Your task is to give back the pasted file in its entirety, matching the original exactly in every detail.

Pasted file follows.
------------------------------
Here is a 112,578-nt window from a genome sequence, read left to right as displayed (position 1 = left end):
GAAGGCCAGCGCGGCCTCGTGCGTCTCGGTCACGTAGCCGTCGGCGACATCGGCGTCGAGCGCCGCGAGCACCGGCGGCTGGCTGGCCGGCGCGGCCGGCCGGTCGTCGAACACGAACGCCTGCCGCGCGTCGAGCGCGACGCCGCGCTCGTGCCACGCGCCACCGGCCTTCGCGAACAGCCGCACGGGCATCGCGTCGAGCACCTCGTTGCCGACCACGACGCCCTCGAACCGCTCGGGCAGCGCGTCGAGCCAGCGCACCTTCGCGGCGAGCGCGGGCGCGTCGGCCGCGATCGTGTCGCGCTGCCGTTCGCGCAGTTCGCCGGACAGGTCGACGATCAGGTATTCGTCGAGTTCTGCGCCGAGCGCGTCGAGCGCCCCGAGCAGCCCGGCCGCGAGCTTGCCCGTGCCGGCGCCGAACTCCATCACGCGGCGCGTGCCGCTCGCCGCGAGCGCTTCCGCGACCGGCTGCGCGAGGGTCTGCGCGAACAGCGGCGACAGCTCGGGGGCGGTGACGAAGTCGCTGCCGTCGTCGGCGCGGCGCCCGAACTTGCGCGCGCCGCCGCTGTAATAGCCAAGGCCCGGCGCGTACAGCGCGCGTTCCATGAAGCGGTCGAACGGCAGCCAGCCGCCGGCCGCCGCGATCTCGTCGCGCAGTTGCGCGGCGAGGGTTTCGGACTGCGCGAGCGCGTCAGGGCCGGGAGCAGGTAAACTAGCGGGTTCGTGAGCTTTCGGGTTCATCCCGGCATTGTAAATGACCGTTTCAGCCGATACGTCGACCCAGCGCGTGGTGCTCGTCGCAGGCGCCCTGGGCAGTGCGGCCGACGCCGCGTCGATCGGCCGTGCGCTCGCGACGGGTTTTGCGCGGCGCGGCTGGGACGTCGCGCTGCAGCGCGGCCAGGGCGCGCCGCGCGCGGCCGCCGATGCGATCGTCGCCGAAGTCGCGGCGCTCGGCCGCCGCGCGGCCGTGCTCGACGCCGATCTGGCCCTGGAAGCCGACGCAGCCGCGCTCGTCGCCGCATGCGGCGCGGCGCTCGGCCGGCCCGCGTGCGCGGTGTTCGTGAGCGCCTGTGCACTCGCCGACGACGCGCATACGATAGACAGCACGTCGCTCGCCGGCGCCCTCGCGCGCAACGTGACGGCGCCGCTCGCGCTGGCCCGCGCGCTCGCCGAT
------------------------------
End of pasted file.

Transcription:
Here is a 112,578-nt window from a genome sequence, read left to right as displayed (position 1 = left end):
GAAGGCCAGCGCGGCCTCGTGCGTCTCGGTCACGTAGCCGTCGGCGACATCGGCGTCGAGCGCCGCGAGCACCGGCGGCTGGCTGGCCGGCGCGGCCGGCCGGTCGTCGAACACGAACGCCTGCCGCGCGTCGAGCGCGACGCCGCGCTCGTGCCACGCGCCACCGGCCTTCGCGAACAGCCGCACGGGCATCGCGTCGAGCACCTCGTTGCCGACCACGACGCCCTCGAACCGCTCGGGCAGCGCGTCGAGCCAGCGCACCTTCGCGGCGAGCGCGGGCGCGTCGGCCGCGATCGTGTCGCGCTGCCGTTCGCGCAGTTCGCCGGACAGGTCGACGATCAGGTATTCGTCGAGTTCTGCGCCGAGCGCGTCGAGCGCCCCGAGCAGCCCGGCCGCGAGCTTGCCCGTGCCGGCGCCGAACTCCATCACGCGGCGCGTGCCGCTCGCCGCGAGCGCTTCCGCGACCGGCTGCGCGAGGGTCTGCGCGAACAGCGGCGACAGCTCGGGGGCGGTGACGAAGTCGCTGCCGTCGTCGGCGCGGCGCCCGAACTTGCGCGCGCCGCCGCTGTAATAGCCAAGGCCCGGCGCGTACAGCGCGCGTTCCATGAAGCGGTCGAACGGCAGCCAGCCGCCGGCCGCCGCGATCTCGTCGCGCAGTTGCGCGGCGAGGGTTTCGGACTGCGCGAGCGCGTCAGGGCCGGGAGCAGGTAAACTAGCGGGTTCGTGAGCTTTCGGGTTCATCCCGGCATTGTAAATGACCGTTTCAGCCGATACGTCGACCCAGCGCGTGGTGCTCGTCGCAGGCGCCCTGGGCAGTGCGGCCGACGCCGCGTCGATCGGCCGTGCGCTCGCGACGGGTTTTGCGCGGCGCGGCTGGGACGTCGCGCTGCAGCGCGGCCAGGGCGCGCCGCGCGCGGCCGCCGATGCGATCGTCGCCGAAGTCGCGGCGCTCGGCCGCCGCGCGGCCGTGCTCGACGCCGATCTGGCCCTGGAAGCCGACGCAGCCGCGCTCGTCGCCGCATGCGGCGCGGCGCTCGGCCGGCCCGCGTGCGCGGTGTTCGTGAGCGCCTGTGCACTCGCCGACGACGCGCATACGATAGACAGCACGTCGCTCGCCGGCGCCCTCGCGCGCAACGTGACGGCGCCGCTCGCGCTGGCCCGCGCGCTCGCCGAT